I want to pull in the reins and come back to the topics I care about more. This blog is meant to not only inspire people to live a healthy life, but to encourage discussion and critical thinking about food, exercise and more dilemmas we face every day.

Some upcoming posts I have brewing:

  • Animal cruelty from the perspective of an animal researcher
  • Why should we care about endangered species?
  • The ethics of bananas
  • The great vaccine debate
  • Food additives that aren't bad for you 
  • Why having gay parents made me smarter
  • The books and documentaries that changed my thoughts about America

I'm excited to go back to writing about causes I'm passionate about!
Is there anything else you'd like to see on the blog?

Monday, September 5, 2011

How to Survive Your First Year of Grad School

At the football tailgate and student government picnic this weekend I met so many new first year students. Just last year I was starting my first year in grad school, and while it's been a lot of work, it's been so much fun. Graduate school is different from undergraduate work, but requires a lot more balancing to stay sane. Here's how:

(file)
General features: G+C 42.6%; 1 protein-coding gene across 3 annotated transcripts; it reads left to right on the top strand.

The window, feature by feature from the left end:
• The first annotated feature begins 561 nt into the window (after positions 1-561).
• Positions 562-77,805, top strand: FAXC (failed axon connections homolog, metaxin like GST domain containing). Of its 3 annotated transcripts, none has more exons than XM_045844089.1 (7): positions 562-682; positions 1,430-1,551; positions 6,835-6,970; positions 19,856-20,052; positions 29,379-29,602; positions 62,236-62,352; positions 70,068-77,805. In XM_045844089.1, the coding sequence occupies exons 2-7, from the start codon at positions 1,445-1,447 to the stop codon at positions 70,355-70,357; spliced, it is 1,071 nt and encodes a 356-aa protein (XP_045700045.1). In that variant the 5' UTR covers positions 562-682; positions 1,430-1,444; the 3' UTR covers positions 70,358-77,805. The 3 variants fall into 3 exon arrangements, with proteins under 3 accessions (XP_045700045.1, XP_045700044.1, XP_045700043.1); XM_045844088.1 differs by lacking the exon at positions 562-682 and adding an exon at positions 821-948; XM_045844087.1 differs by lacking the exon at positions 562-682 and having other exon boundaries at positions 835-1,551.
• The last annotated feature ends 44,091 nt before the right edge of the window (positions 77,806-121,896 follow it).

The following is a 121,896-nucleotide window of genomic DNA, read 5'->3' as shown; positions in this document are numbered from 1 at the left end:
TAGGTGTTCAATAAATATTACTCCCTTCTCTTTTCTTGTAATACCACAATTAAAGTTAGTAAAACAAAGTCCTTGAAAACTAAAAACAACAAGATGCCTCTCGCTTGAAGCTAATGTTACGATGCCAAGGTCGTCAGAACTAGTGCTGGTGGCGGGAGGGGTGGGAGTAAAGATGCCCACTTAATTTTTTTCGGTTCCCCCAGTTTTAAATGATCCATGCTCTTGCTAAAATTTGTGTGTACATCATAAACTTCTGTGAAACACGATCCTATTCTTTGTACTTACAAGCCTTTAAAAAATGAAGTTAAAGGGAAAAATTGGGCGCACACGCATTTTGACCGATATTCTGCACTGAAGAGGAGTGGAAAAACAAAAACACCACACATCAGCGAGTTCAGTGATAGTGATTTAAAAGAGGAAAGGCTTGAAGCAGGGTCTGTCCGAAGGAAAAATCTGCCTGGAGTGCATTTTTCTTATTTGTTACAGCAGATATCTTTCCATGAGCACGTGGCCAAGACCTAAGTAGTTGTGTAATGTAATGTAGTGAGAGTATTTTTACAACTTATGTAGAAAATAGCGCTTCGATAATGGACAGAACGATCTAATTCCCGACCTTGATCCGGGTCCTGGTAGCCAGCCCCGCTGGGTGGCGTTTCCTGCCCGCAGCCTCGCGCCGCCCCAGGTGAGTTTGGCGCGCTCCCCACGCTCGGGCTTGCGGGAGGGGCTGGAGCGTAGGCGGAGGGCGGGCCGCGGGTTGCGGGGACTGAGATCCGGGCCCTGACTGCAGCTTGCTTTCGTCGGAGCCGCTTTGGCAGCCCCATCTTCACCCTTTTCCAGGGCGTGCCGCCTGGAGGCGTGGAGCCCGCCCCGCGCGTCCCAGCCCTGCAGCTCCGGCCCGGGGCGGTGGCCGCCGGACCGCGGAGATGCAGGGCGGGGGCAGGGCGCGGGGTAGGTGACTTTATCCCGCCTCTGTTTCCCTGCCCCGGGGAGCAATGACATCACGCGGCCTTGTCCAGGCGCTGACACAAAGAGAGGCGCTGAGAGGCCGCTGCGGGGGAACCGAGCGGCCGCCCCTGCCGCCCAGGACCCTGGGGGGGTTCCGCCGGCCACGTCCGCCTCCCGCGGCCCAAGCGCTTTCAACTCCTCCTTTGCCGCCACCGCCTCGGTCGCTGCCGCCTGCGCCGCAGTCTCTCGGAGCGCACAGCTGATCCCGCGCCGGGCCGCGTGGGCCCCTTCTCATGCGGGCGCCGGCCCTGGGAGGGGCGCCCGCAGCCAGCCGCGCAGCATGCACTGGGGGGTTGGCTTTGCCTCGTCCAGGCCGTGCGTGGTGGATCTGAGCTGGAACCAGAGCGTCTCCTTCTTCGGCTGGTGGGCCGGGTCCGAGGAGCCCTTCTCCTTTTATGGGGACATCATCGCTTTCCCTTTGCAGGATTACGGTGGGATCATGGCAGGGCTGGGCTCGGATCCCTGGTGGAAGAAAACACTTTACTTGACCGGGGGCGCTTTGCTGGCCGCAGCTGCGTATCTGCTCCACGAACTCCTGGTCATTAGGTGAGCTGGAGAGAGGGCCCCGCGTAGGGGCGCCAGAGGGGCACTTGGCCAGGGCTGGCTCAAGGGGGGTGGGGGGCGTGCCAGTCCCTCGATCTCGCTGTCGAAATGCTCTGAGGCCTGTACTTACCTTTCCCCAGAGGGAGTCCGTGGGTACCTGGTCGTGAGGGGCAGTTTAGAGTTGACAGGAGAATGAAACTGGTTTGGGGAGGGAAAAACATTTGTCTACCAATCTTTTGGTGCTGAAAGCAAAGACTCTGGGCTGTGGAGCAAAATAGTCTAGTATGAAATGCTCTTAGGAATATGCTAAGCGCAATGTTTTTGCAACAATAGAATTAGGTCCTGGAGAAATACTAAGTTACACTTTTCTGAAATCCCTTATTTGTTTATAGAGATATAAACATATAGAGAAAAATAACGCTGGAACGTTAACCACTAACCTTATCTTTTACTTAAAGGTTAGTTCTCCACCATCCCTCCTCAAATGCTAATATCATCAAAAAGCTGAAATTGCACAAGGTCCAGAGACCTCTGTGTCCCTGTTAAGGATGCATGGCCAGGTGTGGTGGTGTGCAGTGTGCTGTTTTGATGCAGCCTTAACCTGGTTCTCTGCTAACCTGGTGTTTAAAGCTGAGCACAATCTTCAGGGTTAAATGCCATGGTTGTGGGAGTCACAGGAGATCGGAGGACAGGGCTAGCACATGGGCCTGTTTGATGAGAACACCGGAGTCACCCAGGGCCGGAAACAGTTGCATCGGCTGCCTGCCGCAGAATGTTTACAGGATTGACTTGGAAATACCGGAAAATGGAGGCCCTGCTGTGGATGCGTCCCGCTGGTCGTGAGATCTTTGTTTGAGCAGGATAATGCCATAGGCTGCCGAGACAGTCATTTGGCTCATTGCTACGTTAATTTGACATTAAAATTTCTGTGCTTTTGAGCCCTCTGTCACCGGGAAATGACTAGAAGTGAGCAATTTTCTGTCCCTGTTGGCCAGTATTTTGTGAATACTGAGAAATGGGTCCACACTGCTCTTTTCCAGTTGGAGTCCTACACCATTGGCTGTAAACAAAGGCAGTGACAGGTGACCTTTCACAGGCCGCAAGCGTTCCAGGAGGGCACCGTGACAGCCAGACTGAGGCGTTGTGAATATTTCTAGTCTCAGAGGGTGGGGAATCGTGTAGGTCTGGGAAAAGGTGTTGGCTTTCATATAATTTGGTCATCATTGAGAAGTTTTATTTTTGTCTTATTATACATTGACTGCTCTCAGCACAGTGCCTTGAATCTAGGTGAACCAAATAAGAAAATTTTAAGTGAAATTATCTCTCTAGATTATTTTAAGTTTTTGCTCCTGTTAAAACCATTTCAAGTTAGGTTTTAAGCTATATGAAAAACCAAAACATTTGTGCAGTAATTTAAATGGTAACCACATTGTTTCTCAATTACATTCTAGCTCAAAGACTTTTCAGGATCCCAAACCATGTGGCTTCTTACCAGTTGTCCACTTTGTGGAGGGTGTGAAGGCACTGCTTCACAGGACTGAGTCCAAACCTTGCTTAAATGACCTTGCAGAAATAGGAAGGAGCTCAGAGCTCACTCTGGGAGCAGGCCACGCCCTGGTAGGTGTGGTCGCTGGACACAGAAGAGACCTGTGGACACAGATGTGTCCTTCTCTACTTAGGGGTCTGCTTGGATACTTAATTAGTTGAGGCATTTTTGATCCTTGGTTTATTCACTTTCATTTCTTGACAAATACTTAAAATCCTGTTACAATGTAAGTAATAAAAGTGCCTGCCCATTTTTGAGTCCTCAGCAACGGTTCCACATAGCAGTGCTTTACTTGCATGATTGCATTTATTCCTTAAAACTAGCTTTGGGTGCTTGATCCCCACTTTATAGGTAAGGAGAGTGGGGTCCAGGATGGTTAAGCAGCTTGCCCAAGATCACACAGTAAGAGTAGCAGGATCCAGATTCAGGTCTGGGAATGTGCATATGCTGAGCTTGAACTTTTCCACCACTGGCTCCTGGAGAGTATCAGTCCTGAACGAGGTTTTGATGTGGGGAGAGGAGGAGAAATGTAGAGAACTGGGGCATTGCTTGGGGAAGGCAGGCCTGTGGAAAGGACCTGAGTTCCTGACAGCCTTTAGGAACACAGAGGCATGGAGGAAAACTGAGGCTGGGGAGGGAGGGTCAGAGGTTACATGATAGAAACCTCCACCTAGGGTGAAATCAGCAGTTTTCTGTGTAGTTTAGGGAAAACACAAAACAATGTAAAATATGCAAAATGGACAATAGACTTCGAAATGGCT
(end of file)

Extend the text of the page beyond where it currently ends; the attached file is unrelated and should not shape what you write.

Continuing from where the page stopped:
Rule 1: Work hard, play hard
There's no doubt that you will be working your ass off in grad school. Between classes, research and instructing or otherwise being a grad assistant, you will be busy. Even though it's hard work, the fact that you are now pursuing your ultimate passion in life will propel you through most of the work. After you've finished working for the day, take some time to play, too. Go for a beer, watch a movie, wander around your local arboretum or enjoy some local sports with friends. Just be ready to crash in bed and do it all over again the next day :)
Rule 2: Eat like a grown-up